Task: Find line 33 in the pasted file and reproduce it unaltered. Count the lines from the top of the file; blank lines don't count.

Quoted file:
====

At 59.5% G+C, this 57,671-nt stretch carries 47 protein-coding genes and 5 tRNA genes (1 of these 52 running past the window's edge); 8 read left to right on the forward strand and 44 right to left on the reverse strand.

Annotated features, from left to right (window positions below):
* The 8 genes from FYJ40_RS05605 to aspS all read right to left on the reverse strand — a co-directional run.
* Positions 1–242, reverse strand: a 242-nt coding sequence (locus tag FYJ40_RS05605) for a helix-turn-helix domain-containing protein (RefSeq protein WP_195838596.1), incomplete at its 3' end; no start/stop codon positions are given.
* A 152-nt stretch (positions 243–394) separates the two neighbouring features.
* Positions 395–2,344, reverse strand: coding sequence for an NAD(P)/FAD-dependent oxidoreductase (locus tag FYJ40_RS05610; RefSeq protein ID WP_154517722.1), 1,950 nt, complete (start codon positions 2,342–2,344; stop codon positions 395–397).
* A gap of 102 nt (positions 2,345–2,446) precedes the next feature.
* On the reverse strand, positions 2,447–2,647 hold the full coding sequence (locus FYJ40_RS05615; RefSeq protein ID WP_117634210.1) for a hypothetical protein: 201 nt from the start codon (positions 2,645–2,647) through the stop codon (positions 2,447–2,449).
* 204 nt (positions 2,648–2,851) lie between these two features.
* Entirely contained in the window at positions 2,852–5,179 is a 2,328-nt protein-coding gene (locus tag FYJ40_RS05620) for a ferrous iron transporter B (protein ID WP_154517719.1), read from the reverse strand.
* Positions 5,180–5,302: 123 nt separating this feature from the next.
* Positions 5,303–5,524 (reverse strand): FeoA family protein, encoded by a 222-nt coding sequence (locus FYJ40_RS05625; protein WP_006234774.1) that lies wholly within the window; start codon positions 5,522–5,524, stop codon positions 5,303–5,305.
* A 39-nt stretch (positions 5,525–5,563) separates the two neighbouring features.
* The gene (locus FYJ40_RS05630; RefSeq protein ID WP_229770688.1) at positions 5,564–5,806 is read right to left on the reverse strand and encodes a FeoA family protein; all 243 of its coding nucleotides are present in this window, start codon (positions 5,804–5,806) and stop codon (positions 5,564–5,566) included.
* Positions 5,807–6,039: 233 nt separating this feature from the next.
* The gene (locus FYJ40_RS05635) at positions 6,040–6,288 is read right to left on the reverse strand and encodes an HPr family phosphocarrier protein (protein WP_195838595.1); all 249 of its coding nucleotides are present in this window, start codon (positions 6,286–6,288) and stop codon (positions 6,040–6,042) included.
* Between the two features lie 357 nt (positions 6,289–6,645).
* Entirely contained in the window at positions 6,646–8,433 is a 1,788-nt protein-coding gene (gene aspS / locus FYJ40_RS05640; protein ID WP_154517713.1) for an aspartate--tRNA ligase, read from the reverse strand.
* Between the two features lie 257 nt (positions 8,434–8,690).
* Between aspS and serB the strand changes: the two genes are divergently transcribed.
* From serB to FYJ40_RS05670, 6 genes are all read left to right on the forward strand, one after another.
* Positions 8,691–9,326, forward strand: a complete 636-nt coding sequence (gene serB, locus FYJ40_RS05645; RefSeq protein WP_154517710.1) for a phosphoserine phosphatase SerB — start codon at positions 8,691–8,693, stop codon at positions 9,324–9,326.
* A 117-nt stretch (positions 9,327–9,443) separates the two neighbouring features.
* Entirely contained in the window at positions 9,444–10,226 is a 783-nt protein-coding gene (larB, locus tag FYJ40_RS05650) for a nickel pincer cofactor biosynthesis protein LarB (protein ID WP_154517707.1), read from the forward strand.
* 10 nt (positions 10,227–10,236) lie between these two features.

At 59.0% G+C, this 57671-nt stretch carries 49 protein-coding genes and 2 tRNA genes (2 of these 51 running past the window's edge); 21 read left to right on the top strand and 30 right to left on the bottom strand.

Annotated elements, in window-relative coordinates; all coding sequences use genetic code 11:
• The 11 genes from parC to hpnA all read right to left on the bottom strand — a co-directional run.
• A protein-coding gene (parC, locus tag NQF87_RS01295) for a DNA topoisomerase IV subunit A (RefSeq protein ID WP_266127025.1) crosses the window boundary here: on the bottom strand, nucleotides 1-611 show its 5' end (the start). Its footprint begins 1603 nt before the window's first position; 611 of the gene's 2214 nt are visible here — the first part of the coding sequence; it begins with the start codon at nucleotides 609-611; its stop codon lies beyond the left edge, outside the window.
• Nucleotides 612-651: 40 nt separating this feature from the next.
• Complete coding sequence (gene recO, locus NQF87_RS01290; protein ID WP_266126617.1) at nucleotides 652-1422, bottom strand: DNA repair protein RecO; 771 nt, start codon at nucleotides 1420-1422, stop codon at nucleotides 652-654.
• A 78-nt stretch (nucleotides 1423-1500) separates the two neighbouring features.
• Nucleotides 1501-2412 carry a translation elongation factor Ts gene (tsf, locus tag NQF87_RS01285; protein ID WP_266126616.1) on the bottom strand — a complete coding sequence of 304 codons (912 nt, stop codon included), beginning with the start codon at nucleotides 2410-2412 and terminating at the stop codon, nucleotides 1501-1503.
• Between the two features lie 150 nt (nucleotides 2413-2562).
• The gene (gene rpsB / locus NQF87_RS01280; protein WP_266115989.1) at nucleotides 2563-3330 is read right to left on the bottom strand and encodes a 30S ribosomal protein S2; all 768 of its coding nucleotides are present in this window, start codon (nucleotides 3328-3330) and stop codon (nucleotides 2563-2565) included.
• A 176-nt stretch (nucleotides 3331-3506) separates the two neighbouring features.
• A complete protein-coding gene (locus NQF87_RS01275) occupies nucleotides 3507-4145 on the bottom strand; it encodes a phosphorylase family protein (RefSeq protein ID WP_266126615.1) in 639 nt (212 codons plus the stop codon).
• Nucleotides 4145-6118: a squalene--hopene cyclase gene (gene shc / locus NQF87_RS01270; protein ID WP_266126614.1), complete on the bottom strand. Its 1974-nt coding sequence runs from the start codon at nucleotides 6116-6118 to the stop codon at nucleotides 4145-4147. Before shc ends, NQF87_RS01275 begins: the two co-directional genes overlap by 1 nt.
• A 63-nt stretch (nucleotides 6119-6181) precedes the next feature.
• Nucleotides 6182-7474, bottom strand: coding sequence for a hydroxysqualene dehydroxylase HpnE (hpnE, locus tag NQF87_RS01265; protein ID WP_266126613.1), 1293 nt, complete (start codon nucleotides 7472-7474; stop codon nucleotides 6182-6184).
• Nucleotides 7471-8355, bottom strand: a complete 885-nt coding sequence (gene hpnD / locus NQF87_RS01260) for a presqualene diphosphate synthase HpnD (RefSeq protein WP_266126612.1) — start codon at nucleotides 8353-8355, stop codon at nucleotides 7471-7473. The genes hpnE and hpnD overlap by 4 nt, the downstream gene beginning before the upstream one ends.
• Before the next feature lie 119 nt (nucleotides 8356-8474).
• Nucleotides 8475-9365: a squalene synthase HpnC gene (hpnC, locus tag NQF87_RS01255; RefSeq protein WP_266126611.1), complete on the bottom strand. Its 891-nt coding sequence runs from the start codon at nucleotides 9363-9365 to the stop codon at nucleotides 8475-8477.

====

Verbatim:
• Nucleotides 1501-2412 carry a translation elongation factor Ts gene (tsf, locus tag NQF87_RS01285; protein ID WP_266126616.1) on the bottom strand — a complete coding sequence of 304 codons (912 nt, stop codon included), beginning with the start codon at nucleotides 2410-2412 and terminating at the stop codon, nucleotides 1501-1503.